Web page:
ASHLAND It seems as though Larry Rees was born to be a photographer.
The Huntington native has been chief photographer at a newspaper and he’s shot weddings. He also has taught photography at the Huntington Museum of Art for the last 10 years; classes are currently suspended because of the COVID-19 pandemic.
While attending Marshall University, Rees worked at a photography lab and developed an interest. There was no photography degree offered at Marshall and he wasn’t able to cobble together the hours at Marshall for a degree even though at 125 credits he had enough.
“I petitioned the state and got a teacher’s certificate to teach photography,” he said, noting he took a written test and submitted it, along with other experiences, and got the certificate. He began teaching at the Cabell-Wayne Vocational and Technical School before moving to the art department at Marshall. Rees, 72, also taught at Ohio University and Marshall’s community college before teaching at the museum.
“All the classes are digital, except once a year I get to do a darkroom class,” he said. “With traditional film, you really use your brains. If you can learn dark room, digital is a walk in the park.”
His classes are small — no more than 10 — and he teaches the basics.
“I try to get them into situations they’re going to have to deal with in life,” he said, adding he’s had students in tethered balloons, chartered airplanes and a fire department’s bucket truck.
“I don’t want a camera engineer to decide how a pic should be,” he said. “I wanted you thinking through this so you will have it how you want it to be.”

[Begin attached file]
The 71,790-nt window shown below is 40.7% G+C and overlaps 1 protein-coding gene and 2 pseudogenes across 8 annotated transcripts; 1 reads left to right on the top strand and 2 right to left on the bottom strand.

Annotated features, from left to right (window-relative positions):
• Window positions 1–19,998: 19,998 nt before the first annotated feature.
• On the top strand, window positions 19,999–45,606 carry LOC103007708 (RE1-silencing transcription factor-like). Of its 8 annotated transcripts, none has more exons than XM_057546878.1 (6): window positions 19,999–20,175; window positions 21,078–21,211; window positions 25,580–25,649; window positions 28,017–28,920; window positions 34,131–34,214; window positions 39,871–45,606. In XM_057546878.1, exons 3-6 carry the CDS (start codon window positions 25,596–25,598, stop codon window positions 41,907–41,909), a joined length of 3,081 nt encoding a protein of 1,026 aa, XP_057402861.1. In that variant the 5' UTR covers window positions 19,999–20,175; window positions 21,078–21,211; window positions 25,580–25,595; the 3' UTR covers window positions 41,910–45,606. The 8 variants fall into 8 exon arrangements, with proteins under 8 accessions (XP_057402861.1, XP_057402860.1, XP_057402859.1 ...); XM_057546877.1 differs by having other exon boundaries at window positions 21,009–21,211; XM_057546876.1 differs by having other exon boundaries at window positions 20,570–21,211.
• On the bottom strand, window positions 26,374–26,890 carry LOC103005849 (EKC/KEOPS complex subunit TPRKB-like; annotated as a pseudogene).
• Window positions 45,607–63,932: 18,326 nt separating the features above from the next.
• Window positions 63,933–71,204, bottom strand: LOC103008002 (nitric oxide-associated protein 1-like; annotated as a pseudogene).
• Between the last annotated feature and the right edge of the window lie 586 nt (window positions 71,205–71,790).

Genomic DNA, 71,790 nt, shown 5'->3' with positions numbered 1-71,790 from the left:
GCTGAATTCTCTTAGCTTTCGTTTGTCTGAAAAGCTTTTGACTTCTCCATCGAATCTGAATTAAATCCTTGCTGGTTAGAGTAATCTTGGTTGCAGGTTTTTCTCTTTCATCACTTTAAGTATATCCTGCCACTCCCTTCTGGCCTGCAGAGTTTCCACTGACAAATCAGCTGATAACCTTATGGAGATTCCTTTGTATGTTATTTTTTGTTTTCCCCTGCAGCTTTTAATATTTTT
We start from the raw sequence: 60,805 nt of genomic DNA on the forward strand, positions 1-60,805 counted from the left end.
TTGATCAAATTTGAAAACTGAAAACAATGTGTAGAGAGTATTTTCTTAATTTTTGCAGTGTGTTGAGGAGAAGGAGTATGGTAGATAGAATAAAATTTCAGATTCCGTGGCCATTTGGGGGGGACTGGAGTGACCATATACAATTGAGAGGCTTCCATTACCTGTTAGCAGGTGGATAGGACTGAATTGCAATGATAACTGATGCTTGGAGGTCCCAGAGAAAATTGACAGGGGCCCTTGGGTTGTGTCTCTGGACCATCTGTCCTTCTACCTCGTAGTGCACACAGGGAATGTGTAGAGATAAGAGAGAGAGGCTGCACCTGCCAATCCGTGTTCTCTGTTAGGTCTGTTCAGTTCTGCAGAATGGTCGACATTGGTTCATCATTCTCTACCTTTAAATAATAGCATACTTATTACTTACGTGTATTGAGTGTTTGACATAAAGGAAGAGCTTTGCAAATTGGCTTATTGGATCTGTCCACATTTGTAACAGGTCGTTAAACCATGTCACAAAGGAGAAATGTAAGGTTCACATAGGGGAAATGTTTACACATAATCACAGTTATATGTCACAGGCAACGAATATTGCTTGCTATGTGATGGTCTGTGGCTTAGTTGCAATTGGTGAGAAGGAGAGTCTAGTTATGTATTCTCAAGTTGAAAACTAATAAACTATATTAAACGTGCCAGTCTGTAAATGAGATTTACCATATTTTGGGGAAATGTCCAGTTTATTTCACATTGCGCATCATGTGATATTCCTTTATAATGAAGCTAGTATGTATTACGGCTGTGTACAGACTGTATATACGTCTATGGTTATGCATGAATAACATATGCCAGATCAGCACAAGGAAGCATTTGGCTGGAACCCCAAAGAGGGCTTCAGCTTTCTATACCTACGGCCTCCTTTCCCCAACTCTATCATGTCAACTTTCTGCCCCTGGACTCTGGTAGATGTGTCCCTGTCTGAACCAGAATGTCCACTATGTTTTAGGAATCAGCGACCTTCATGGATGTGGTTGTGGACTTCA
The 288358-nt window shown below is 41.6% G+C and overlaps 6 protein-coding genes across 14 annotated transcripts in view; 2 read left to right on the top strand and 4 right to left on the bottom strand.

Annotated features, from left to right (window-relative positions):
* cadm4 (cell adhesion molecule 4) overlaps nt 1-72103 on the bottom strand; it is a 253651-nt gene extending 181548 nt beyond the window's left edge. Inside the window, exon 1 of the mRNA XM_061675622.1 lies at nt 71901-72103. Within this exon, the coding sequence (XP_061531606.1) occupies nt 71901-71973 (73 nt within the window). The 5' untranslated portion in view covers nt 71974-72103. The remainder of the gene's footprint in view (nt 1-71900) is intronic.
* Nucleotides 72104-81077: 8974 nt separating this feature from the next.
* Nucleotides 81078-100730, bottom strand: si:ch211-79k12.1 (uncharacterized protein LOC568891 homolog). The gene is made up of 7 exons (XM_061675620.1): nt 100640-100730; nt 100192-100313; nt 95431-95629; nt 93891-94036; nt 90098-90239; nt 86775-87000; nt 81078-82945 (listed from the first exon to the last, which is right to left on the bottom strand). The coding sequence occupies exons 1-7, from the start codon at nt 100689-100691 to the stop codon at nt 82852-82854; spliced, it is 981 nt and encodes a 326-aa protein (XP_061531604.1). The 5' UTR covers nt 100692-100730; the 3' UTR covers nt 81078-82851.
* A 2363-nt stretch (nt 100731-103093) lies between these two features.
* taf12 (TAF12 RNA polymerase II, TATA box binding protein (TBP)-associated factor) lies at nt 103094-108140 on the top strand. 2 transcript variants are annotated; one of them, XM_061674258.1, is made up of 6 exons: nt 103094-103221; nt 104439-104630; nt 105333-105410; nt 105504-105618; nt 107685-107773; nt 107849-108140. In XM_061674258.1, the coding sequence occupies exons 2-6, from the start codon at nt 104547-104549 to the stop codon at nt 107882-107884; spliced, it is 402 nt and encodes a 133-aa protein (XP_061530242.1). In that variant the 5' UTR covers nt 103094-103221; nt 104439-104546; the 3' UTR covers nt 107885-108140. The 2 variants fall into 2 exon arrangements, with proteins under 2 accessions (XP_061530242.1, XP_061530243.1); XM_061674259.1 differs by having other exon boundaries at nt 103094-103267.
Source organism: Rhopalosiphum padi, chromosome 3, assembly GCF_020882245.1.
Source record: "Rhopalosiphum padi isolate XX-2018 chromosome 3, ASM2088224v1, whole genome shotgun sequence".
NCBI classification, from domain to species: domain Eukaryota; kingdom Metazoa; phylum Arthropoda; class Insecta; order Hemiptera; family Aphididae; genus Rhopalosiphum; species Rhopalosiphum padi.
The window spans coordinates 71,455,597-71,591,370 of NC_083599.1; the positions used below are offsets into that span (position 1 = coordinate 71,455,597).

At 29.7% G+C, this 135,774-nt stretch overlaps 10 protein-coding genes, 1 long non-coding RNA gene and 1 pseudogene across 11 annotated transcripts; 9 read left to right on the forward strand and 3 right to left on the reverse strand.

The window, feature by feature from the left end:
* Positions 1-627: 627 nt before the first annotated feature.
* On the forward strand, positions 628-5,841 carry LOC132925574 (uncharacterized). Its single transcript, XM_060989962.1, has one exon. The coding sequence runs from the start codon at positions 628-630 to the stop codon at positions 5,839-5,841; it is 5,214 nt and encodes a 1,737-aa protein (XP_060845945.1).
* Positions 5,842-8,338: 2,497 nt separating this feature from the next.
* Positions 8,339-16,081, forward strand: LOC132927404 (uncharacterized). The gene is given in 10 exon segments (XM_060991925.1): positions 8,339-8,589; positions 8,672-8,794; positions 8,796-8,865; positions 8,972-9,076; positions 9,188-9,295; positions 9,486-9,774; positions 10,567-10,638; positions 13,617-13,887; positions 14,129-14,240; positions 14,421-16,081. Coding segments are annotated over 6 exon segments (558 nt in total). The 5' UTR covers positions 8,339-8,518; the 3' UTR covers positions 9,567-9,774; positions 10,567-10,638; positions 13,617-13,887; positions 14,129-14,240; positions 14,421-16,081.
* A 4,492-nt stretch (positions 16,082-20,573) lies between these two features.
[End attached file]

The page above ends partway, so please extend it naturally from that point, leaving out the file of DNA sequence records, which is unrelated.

Rees said on the first night of classes, he throws a lot of technical stuff at students with the promise that, at the end of the class, they will understand everything he said.
“At the end of six weeks, and I give them a series of commands and I don’t have anybody asking, ‘Hey, what do I do?’” he said. “Keep it dirt simple to begin with.”
Freedom is his favorite aspect of photography.
“I like the creative end of it, where I could take something normal and it to where I wanted it,” he said, adding old architecture and houses are some of his favorite subjects, although his granddaughters have taken the places of structures lately.
One aspect of photography he’s not glad to see: digital archiving.
“A whole generation’s pictures are going to be lost,” he said, noting photos are on phones and stored in a variety of technology that might become irretrievable as technology advances and changes.
For more information about classes at the Huntington Museum of Art, call (304) 529-2701.
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